NATS 1740 Chapter Notes - Chapter 12: Triple-Alpha Process, Binary Star, Protostar

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Published on 13 Apr 2013
York University
Natural Science
NATS 1740
Chapter 12 Star Stuff
12.1 Star Birth
How do stars form?
- A star is born when gravity causes a cloud of interstellar gas to contract to the point at
which the central object becomes hot enough to sustain nuclear fusion in its core
- Stars are born in cold dense clouds of gas whose pressure cannot resist gravitational
-Molecular clouds: star forming clouds that are cold and dense
Allow hydrogen atoms to pair with hydrogen molecules (10-30K temperature range)
From clouds to protostar
- A molecular cloud fragment heats up and spins faster as gravity makes it contract,
producing rapidly rotating protostar at its centre
Disks and Jets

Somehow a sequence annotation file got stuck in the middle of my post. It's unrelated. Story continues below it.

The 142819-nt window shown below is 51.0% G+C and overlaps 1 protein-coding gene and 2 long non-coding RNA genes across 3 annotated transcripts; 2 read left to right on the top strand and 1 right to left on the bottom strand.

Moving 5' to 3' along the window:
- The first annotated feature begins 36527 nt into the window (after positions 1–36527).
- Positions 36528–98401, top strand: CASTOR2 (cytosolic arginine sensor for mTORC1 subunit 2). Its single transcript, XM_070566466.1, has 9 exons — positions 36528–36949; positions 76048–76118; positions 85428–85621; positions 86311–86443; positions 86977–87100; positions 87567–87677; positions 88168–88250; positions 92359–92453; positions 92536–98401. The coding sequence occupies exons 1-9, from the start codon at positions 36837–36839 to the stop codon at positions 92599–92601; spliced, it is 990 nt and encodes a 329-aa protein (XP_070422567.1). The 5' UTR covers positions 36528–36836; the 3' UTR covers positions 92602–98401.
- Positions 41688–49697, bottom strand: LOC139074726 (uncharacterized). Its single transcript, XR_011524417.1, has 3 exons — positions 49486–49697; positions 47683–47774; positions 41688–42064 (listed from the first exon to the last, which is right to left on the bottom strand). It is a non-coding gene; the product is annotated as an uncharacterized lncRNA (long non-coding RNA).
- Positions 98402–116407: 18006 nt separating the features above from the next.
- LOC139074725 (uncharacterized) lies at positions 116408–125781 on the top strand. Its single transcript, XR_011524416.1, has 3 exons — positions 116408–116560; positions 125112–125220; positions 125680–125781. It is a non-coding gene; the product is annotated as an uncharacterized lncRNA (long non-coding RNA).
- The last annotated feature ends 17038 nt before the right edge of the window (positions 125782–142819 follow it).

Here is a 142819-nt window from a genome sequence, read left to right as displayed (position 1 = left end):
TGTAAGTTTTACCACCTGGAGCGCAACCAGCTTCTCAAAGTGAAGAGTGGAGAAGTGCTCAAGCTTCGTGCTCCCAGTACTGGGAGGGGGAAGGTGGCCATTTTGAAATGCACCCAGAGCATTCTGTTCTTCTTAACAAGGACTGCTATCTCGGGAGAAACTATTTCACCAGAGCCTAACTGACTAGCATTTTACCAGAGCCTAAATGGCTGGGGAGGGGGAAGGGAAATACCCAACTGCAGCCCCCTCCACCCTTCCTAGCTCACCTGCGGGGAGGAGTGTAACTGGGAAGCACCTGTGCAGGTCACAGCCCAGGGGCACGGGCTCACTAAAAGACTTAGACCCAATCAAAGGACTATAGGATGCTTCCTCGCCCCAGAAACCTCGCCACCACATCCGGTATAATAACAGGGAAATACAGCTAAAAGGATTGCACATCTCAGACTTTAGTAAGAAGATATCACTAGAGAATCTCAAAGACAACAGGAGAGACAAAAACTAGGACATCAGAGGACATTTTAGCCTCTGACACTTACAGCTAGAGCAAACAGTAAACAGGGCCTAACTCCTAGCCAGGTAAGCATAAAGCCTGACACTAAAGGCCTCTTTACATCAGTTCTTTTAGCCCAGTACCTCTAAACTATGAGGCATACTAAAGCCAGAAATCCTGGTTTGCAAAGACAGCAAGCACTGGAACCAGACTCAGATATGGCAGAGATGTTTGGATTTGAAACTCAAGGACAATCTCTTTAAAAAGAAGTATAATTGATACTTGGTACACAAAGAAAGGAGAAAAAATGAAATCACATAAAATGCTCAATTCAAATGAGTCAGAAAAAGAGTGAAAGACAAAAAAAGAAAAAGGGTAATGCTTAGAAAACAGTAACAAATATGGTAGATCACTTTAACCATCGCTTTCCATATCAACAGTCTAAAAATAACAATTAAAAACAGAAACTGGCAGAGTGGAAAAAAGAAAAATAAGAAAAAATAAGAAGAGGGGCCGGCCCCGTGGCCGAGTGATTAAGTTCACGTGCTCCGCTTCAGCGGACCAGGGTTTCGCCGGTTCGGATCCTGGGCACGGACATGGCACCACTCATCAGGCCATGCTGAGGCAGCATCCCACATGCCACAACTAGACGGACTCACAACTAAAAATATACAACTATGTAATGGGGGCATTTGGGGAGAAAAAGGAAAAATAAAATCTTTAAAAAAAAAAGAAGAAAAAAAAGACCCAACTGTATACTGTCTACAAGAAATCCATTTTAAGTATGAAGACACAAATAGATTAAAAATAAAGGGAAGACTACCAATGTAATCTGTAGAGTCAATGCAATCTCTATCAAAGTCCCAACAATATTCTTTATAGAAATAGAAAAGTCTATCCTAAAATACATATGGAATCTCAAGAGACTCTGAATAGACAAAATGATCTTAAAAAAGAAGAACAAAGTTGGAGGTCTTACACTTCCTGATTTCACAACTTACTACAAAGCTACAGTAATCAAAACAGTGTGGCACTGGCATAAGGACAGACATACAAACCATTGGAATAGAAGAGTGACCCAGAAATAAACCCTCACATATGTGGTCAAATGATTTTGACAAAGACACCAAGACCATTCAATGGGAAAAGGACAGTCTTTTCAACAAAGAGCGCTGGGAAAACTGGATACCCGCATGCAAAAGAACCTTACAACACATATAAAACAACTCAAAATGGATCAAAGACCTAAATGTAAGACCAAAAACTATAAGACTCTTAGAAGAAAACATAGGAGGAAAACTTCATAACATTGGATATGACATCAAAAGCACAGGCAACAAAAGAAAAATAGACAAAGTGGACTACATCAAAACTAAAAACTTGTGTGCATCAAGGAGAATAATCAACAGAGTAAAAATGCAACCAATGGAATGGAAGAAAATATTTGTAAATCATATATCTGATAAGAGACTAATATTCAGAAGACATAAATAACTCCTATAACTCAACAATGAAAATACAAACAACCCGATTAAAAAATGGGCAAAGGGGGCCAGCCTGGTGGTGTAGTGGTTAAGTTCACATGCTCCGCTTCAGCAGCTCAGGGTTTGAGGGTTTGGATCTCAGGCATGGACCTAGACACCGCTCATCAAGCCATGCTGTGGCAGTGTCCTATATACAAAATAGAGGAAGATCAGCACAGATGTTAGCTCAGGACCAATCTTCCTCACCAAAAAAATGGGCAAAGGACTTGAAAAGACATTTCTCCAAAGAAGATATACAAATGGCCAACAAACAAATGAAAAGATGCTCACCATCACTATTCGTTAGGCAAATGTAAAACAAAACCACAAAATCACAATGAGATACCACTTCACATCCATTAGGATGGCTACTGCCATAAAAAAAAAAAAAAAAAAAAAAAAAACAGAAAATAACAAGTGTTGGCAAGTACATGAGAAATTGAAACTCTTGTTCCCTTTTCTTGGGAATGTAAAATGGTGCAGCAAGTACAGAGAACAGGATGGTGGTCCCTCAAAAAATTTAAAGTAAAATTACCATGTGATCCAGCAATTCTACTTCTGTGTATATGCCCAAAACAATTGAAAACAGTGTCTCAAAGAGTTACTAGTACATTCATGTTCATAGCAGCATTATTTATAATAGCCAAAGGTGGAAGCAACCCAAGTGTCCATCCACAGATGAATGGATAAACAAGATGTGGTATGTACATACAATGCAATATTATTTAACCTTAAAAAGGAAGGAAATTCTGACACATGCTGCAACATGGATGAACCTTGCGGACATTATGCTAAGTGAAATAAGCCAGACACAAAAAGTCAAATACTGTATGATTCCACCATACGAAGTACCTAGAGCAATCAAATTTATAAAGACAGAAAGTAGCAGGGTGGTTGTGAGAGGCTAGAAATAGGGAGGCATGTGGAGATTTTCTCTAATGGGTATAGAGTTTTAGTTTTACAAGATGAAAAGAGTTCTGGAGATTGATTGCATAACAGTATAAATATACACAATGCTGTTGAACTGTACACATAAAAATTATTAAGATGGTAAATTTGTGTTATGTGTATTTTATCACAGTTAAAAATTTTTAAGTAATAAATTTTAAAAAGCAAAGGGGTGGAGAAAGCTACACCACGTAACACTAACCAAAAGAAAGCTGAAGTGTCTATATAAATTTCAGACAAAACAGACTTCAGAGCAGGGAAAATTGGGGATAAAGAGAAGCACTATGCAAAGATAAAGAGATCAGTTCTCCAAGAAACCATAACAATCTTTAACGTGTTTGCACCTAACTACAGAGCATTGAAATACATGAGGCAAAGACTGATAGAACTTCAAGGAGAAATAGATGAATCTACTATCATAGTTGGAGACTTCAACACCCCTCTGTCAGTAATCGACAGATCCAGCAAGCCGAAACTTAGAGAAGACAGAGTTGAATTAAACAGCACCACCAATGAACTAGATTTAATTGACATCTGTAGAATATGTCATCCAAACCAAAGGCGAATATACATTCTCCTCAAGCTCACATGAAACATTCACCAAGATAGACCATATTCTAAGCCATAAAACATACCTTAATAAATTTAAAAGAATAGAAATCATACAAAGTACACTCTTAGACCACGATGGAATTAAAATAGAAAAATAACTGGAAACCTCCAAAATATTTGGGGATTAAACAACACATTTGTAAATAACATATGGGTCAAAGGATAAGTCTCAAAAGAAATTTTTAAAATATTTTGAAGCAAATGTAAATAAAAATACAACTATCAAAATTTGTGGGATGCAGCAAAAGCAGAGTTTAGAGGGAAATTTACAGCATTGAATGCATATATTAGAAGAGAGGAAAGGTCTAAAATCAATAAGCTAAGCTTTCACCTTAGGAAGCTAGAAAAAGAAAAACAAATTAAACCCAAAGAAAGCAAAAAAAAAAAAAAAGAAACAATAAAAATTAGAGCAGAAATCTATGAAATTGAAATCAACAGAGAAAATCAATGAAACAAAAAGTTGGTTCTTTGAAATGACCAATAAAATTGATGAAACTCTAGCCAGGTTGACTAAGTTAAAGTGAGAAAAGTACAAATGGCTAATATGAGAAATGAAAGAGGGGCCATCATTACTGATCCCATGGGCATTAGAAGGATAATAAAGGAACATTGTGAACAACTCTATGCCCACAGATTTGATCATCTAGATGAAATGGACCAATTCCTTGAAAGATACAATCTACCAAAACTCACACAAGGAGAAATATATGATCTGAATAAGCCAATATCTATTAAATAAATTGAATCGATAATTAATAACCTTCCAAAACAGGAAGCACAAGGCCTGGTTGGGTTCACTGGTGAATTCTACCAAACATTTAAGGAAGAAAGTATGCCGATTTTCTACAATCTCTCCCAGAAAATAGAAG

- Conservation of angular momentum ensures that protostars rotate rapidly and are
surrounded by spinning disks of gas
Single star or binary?
- Neighbouring protostars sometimes end up orbiting each other in binary star systems
-Close binary: 2 stars end up quite close to each other (0.1 AU apart, orbit every few days
around each other)
From protostar to main sequence
- A protostar becomes a main-sequence star when it achieves energy balance between
hydrogen fusion in its core and radiation from its surface
How massive are newborn stars?
Limits on stellar masses
- Stars more massive than 300M sun blow themselves apart while protostars smaller than
0.08M sun become brown dwarfs that never get hot enough for efficient hydrogen
fusion (failed star)
Pressure in brown dwarfs
- Brown dwarfs are supported against gravity by degeneracy pressure which does nto
weaken with decreasing temperature
Thermal pressure: ordinary gas pressure
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